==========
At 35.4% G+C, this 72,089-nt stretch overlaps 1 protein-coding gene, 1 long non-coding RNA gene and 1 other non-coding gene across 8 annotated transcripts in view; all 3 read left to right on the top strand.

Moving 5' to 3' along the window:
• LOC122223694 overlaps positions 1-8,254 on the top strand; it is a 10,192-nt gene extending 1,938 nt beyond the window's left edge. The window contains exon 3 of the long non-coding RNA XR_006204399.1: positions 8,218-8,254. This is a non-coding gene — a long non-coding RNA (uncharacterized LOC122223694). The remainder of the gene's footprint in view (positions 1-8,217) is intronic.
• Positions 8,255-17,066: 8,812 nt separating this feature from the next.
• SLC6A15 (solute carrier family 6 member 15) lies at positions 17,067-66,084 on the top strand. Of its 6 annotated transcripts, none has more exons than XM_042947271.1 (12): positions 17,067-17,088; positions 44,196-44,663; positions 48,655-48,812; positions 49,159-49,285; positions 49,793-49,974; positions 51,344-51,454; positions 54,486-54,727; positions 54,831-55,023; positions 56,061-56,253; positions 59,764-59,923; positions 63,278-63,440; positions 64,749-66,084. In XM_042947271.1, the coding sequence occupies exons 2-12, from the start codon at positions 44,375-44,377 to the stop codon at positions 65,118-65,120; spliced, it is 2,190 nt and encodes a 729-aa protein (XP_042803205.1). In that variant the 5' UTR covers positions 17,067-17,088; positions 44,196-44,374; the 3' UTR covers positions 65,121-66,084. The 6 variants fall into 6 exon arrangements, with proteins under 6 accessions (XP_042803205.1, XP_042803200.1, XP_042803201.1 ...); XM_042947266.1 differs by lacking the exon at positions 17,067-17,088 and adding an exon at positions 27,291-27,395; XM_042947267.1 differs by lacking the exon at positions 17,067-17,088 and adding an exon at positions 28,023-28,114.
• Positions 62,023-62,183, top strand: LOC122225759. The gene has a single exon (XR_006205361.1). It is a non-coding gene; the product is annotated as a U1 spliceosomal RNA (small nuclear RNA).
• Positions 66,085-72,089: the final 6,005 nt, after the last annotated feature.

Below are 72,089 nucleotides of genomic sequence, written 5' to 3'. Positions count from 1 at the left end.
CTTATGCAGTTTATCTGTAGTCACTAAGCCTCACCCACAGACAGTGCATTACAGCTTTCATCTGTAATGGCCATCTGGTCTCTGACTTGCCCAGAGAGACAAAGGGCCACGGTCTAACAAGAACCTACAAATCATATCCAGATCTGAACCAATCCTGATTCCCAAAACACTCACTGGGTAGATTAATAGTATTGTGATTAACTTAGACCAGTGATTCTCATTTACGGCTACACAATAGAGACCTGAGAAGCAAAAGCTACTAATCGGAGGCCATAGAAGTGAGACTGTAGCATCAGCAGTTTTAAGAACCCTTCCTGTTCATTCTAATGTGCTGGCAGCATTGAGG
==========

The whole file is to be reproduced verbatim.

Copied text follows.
At 35.4% G+C, this 72,089-nt stretch overlaps 1 protein-coding gene, 1 long non-coding RNA gene and 1 other non-coding gene across 8 annotated transcripts in view; all 3 read left to right on the top strand.

Moving 5' to 3' along the window:
• LOC122223694 overlaps positions 1-8,254 on the top strand; it is a 10,192-nt gene extending 1,938 nt beyond the window's left edge. The window contains exon 3 of the long non-coding RNA XR_006204399.1: positions 8,218-8,254. This is a non-coding gene — a long non-coding RNA (uncharacterized LOC122223694). The remainder of the gene's footprint in view (positions 1-8,217) is intronic.
• Positions 8,255-17,066: 8,812 nt separating this feature from the next.
• SLC6A15 (solute carrier family 6 member 15) lies at positions 17,067-66,084 on the top strand. Of its 6 annotated transcripts, none has more exons than XM_042947271.1 (12): positions 17,067-17,088; positions 44,196-44,663; positions 48,655-48,812; positions 49,159-49,285; positions 49,793-49,974; positions 51,344-51,454; positions 54,486-54,727; positions 54,831-55,023; positions 56,061-56,253; positions 59,764-59,923; positions 63,278-63,440; positions 64,749-66,084. In XM_042947271.1, the coding sequence occupies exons 2-12, from the start codon at positions 44,375-44,377 to the stop codon at positions 65,118-65,120; spliced, it is 2,190 nt and encodes a 729-aa protein (XP_042803205.1). In that variant the 5' UTR covers positions 17,067-17,088; positions 44,196-44,374; the 3' UTR covers positions 65,121-66,084. The 6 variants fall into 6 exon arrangements, with proteins under 6 accessions (XP_042803205.1, XP_042803200.1, XP_042803201.1 ...); XM_042947266.1 differs by lacking the exon at positions 17,067-17,088 and adding an exon at positions 27,291-27,395; XM_042947267.1 differs by lacking the exon at positions 17,067-17,088 and adding an exon at positions 28,023-28,114.
• Positions 62,023-62,183, top strand: LOC122225759. The gene has a single exon (XR_006205361.1). It is a non-coding gene; the product is annotated as a U1 spliceosomal RNA (small nuclear RNA).
• Positions 66,085-72,089: the final 6,005 nt, after the last annotated feature.

Below are 72,089 nucleotides of genomic sequence, written 5' to 3'. Positions count from 1 at the left end.
CTTATGCAGTTTATCTGTAGTCACTAAGCCTCACCCACAGACAGTGCATTACAGCTTTCATCTGTAATGGCCATCTGGTCTCTGACTTGCCCAGAGAGACAAAGGGCCACGGTCTAACAAGAACCTACAAATCATATCCAGATCTGAACCAATCCTGATTCCCAAAACACTCACTGGGTAGATTAATAGTATTGTGATTAACTTAGACCAGTGATTCTCATTTACGGCTACACAATAGAGACCTGAGAAGCAAAAGCTACTAATCGGAGGCCATAGAAGTGAGACTGTAGCATCAGCAGTTTTAAGAACCCTTCCTGTTCATTCTAATGTGCTGGCAGCATTGAGG